This article was originally published on Ancient World Magazine. It is archived on this website with the kind permission of the author.
Part of our reasoning for founding and continuing to build Ancient World Magazine is that readers deserve access to interesting, digestible articles without a paywall or any other barrier to access. We feel that our work has generally been successful. But, there is always more that can be done and new avenues of antiquity that we can explore with you. One of the most neglected of these is the intersection of the ancient Mediterranean world with the African diaspora (i.e. Black communities).
This is – of course – not to say that nobody is working at the intersection of these two topics. That is actually far from the truth. Foundational work was done decades ago, notably in the work of Frank M. Snowden, Jr. His book, Blacks in Antiquity: Ethiopians in the Greco-Roman Experience, is still important reading. Martin Bernal’s flawed yet widely read series of studies on the role of Africa in ancient Greek society, Black Athena: The Afroasiatic roots of Classical Civilization, while received well outside the discipline led many scholars within it to steer clear of the question for decades. However, the topic languished in many ways, taking a backseat to most other aspects of ancient world studies.
In recent years, though, there has been an uptick in research on this intersection, with countless excellent pieces coming out. One of the most prolific sources of this was another open-access publication, which has sadly ended its run, called Eidolon. You can find many extremely important articles on race and Classics in this collection. But many other scholars have been continually working in this field, and critical questions regarding race, racism, and the ancient world have started to be asked.
The practical importance of this work can be easily found in publications like Pharos and Bad Ancient. The Classical world has been usurped by white supremacists and other types of exclusionary groups throughout the world. Much of this is rooted in the belief that the Mediterranean of antiquity was a white space, home to white states, and the birthplace of “Western Civilization”. Of course, none of these are true, except that it was the inspiration for the later xenophobic concept of Western Civilization. The ancient world was extremely diverse, perhaps not that different from the globalizing world of today.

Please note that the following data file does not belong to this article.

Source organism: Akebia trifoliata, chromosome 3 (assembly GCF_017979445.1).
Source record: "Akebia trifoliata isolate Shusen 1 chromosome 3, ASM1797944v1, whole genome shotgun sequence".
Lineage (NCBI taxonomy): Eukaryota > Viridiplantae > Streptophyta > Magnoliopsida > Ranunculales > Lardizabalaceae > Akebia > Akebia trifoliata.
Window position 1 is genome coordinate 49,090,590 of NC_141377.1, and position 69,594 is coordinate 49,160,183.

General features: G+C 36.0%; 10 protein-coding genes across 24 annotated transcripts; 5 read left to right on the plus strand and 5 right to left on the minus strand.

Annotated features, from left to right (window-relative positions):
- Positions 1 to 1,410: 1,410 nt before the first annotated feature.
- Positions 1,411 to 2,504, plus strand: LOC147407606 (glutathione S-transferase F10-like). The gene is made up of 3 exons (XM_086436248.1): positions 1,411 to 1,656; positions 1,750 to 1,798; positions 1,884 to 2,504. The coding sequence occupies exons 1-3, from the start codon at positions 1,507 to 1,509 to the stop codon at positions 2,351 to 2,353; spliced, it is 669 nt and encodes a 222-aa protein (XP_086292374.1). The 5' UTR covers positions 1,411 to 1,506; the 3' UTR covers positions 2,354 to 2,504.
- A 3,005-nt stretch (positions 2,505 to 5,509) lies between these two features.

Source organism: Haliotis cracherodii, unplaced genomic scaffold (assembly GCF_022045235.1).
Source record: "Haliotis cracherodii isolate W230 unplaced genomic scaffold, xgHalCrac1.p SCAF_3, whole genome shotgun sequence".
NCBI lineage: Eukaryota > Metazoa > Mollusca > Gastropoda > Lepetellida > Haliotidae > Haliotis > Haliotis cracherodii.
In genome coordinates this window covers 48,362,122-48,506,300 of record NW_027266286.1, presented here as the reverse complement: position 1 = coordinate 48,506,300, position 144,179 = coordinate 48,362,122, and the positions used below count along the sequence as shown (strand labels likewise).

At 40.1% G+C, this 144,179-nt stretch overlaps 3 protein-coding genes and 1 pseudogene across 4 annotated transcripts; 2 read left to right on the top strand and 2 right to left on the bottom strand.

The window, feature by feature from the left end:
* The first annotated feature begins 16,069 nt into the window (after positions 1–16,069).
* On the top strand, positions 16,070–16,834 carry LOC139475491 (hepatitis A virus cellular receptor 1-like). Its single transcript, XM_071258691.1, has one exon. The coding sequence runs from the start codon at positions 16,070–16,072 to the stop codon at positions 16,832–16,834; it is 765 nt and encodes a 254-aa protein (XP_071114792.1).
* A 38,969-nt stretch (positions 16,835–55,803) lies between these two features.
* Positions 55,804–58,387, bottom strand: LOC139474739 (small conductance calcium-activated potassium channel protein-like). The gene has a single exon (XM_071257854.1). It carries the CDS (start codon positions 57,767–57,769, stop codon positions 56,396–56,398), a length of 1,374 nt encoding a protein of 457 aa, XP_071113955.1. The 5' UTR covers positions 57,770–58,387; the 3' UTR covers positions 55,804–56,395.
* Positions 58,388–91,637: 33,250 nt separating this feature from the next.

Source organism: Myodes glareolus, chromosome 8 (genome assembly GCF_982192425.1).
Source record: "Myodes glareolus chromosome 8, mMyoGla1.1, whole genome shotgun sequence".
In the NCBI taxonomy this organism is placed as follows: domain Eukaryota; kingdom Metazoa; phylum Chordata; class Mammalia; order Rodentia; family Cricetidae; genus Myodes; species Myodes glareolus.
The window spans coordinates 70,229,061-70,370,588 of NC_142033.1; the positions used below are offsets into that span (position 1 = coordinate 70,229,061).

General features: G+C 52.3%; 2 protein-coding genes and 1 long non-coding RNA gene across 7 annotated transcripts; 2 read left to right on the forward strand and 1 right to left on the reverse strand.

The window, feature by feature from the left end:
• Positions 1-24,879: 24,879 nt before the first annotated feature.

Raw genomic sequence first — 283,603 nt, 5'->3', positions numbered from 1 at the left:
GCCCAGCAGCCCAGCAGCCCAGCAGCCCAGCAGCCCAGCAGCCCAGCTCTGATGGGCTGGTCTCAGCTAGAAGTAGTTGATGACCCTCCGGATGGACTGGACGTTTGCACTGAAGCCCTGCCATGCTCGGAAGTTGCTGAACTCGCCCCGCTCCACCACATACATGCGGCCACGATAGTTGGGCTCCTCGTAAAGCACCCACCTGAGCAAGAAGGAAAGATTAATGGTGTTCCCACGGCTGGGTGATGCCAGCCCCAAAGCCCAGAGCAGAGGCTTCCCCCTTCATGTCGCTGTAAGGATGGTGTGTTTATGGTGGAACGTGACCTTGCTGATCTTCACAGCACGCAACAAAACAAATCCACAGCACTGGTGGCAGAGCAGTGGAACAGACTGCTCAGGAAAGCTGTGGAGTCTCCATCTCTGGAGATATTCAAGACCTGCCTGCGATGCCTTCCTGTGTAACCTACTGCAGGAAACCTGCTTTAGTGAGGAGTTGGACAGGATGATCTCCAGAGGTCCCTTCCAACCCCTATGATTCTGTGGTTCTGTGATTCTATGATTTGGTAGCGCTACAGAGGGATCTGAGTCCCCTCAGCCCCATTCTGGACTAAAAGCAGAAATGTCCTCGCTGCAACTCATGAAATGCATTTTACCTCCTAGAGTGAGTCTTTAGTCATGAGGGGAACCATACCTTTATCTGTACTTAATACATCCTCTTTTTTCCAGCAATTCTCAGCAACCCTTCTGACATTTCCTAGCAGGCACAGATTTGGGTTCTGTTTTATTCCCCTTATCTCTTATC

And in this space were many people who would not be described as “white” today. No one in antiquity would have described themselves in this way to begin with. Denise Eileen McCoskey put it succinctly:
there is simply no evidence that the ancient Greeks or Romans collectively considered themselves “white” nor that they engaged in any kind of group identification as “white” with others in the space of what is Europe today.
It is only in the post-antique imagination that there were some sort of racial ties between “white Europeans” which made them unique from people who looked different. Of course, this does not mean that the ancients were “colorblind”. We see evidence throughout the corpus of ancient texts and material culture to the contrary. However, what we do not find is evidence that suggests the Greeks and Romans tied characteristics such as skin color to racial stereotypes such as intellectual deficiency (Gruen 2011, pp. 197-220).
Nevertheless, thanks to a long history of racialized reception of the ancient Mediterranean world, there is a stubborn strain of bigotry in both the study and popular perception of the subject. Whether we see this as a problem caused by things like the deceptive whiteness of ancient statuary or a simple misunderstanding of the ancient world, these perceptions must be changed. To do this, though, will take an incredible effort, and no one person or group could ever hope to achieve it on their own. But, we are trying to contribute at least a small part to this through our Black History Month series.
Over the next four weeks, we will publish a small number of articles dedicated specifically to Black History Month (February in the United States and Canada). These will look at topics such as the reception of antiquity by Frederick Douglass, a prominent abolitionist and one-time slave, and the portrayal of black persons on pottery discovered in central Italy.
Although a very minor contribution, we do hope that we can play some role in reversing the harmful and dangerous notions of a white antiquity. Because unless we confront the problems caused by the misunderstanding and misappropriation of the ancient Mediterranean, we are – to paraphrase Rebecca Futo Kennedy – condoning it by our silence.
I hope you will join us in celebrating Black History Month in your own way and will enjoy the articles we are publishing! And I urge all of our readers to explore the collection of Eidolon articles linked to earlier.